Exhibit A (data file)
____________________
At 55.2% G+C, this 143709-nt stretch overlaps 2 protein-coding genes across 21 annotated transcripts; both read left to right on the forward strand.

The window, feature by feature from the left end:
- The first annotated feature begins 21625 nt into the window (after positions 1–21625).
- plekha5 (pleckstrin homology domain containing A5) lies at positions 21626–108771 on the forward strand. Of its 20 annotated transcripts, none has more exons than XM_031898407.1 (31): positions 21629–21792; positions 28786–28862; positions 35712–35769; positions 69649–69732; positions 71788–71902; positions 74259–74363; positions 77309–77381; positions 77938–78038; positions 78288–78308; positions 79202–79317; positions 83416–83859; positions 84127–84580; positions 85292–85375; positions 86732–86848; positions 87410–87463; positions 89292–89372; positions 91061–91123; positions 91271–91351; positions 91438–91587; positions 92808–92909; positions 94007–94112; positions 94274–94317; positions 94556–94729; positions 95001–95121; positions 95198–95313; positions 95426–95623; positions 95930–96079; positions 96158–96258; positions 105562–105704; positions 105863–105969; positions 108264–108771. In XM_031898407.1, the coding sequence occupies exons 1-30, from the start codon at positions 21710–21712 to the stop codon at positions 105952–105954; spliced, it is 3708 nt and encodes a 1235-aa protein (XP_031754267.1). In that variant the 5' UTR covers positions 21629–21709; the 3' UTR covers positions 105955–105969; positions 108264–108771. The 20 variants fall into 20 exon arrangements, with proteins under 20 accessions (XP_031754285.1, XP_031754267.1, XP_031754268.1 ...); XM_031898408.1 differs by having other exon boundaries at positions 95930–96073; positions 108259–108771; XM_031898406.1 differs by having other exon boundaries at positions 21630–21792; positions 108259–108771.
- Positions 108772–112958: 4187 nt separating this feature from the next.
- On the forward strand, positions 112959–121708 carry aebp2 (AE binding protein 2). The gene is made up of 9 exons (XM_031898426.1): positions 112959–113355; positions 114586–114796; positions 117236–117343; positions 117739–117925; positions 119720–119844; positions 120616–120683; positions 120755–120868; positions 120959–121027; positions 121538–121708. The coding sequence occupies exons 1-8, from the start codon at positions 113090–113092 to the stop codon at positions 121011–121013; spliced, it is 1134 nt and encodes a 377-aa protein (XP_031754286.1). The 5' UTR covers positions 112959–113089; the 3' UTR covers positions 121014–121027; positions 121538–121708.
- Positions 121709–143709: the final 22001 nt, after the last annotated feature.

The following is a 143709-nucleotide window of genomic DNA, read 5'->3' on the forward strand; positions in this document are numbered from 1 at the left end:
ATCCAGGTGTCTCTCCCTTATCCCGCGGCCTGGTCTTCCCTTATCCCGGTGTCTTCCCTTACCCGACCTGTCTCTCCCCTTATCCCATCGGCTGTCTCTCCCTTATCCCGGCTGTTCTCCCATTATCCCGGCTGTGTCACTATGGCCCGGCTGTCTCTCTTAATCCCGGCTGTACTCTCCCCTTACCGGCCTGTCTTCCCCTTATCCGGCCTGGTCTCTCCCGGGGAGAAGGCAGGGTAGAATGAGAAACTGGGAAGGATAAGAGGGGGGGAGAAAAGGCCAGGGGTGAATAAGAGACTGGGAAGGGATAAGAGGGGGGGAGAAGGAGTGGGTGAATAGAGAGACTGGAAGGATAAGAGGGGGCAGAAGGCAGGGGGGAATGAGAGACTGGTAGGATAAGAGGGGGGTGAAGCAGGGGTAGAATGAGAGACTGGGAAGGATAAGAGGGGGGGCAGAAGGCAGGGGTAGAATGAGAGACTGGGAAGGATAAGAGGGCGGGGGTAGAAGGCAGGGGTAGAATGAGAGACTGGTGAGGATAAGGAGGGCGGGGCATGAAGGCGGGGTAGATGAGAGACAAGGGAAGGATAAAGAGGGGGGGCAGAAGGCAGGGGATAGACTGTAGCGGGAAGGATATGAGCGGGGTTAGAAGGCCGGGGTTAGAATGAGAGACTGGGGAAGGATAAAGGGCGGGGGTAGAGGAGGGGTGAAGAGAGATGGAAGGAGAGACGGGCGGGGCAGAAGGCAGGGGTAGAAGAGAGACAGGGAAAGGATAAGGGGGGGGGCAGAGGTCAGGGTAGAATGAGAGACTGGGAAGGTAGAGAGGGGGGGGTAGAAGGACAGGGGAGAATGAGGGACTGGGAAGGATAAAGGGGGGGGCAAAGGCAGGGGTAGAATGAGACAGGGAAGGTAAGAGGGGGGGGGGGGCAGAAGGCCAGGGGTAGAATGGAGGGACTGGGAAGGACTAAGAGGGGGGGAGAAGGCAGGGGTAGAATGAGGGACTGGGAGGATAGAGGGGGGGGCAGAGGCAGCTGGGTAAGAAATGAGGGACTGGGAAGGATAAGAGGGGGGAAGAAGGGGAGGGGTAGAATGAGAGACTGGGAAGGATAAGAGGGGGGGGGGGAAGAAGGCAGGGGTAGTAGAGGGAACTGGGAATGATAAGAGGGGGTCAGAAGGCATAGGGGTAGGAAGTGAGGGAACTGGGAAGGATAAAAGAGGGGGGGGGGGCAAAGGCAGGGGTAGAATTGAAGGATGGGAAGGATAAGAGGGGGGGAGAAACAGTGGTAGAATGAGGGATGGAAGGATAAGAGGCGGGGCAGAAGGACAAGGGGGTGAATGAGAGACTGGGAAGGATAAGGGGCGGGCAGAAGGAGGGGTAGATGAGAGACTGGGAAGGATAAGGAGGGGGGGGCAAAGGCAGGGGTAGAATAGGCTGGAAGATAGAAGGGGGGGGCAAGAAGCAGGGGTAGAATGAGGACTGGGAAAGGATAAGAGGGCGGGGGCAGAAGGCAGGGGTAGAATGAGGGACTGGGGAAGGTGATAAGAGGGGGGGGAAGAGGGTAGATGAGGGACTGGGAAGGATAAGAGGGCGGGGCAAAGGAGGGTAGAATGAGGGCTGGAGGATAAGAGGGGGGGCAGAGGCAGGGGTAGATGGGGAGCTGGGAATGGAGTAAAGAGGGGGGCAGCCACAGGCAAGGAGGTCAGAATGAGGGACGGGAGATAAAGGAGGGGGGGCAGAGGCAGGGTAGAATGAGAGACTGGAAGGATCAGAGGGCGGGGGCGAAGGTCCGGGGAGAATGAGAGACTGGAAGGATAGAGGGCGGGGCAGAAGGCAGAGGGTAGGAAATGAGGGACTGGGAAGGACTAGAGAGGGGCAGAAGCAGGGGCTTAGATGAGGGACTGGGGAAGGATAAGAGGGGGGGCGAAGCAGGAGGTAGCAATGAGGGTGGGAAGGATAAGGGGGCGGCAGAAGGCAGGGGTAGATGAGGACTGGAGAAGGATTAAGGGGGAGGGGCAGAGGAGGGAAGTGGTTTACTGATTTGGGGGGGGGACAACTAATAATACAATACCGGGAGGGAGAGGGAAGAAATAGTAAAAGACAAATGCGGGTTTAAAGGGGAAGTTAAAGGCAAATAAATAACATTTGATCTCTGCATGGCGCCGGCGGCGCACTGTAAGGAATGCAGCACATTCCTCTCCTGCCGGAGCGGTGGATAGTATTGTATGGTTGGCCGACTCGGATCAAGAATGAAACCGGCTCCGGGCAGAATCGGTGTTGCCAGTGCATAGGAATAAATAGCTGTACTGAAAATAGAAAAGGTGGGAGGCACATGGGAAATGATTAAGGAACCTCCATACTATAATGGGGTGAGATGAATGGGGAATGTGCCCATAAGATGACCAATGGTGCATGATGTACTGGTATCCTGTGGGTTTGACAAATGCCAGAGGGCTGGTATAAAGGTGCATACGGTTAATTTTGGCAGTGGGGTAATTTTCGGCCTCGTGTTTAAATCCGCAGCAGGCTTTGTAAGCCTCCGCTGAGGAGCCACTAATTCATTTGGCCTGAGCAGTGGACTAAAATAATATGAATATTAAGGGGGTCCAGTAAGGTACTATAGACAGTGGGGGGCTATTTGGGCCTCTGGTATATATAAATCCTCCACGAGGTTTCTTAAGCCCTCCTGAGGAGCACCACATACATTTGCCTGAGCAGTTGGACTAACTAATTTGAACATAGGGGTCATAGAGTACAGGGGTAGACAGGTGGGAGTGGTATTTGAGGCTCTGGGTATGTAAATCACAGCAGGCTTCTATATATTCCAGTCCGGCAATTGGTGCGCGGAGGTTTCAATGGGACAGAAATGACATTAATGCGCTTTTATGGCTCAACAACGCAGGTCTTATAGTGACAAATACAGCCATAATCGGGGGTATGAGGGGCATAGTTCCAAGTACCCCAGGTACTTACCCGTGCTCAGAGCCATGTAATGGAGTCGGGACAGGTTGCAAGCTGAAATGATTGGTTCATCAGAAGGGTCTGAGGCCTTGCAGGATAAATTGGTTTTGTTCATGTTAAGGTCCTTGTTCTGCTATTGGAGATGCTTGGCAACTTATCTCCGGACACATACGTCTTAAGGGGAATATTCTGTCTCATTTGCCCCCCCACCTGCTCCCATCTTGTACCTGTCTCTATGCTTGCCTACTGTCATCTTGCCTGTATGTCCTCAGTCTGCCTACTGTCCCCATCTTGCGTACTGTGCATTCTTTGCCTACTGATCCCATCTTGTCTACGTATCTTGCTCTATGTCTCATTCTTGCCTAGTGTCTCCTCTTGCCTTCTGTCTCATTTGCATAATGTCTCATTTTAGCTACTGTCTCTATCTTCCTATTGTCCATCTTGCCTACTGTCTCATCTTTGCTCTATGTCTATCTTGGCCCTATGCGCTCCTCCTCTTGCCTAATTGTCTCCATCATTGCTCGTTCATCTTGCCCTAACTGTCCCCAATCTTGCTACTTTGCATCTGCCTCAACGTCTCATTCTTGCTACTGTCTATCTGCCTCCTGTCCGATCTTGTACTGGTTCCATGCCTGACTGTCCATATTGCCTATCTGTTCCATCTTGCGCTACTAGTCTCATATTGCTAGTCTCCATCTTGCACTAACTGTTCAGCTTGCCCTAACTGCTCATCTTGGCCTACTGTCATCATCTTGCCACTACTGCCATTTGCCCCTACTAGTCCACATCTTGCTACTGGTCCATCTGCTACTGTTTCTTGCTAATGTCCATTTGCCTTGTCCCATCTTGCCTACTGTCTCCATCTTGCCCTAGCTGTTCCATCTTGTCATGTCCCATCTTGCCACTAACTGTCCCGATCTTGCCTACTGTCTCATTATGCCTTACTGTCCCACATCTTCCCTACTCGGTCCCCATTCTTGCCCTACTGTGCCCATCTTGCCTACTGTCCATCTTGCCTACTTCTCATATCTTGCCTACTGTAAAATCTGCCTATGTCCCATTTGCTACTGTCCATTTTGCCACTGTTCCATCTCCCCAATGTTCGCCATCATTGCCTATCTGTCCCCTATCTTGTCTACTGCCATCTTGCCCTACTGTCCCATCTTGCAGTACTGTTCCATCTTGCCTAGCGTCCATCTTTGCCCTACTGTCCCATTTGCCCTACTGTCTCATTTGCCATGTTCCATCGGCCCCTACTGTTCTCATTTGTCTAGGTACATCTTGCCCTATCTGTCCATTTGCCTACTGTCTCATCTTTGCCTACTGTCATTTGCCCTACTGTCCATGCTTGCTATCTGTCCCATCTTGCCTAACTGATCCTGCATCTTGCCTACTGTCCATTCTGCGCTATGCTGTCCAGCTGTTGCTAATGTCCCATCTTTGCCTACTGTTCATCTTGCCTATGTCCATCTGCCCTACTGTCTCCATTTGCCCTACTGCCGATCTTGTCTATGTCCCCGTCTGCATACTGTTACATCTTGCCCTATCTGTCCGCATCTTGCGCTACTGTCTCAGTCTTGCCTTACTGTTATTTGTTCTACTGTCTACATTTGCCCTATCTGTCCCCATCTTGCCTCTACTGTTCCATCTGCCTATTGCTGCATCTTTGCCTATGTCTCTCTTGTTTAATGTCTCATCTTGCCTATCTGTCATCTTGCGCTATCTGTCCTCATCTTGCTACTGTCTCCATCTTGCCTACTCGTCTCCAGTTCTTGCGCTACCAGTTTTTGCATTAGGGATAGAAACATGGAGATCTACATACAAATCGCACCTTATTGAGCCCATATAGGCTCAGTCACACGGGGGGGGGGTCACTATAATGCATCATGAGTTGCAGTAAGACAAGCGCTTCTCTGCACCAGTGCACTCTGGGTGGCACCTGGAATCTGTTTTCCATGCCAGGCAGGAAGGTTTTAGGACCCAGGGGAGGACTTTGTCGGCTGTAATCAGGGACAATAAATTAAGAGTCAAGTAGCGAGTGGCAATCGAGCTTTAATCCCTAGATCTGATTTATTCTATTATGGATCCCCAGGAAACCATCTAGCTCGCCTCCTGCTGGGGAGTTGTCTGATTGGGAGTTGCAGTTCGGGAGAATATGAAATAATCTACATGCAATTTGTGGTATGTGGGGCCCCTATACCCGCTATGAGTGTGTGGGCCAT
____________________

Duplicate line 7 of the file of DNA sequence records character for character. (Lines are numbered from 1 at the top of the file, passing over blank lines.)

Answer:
- Positions 121709–143709: the final 22001 nt, after the last annotated feature.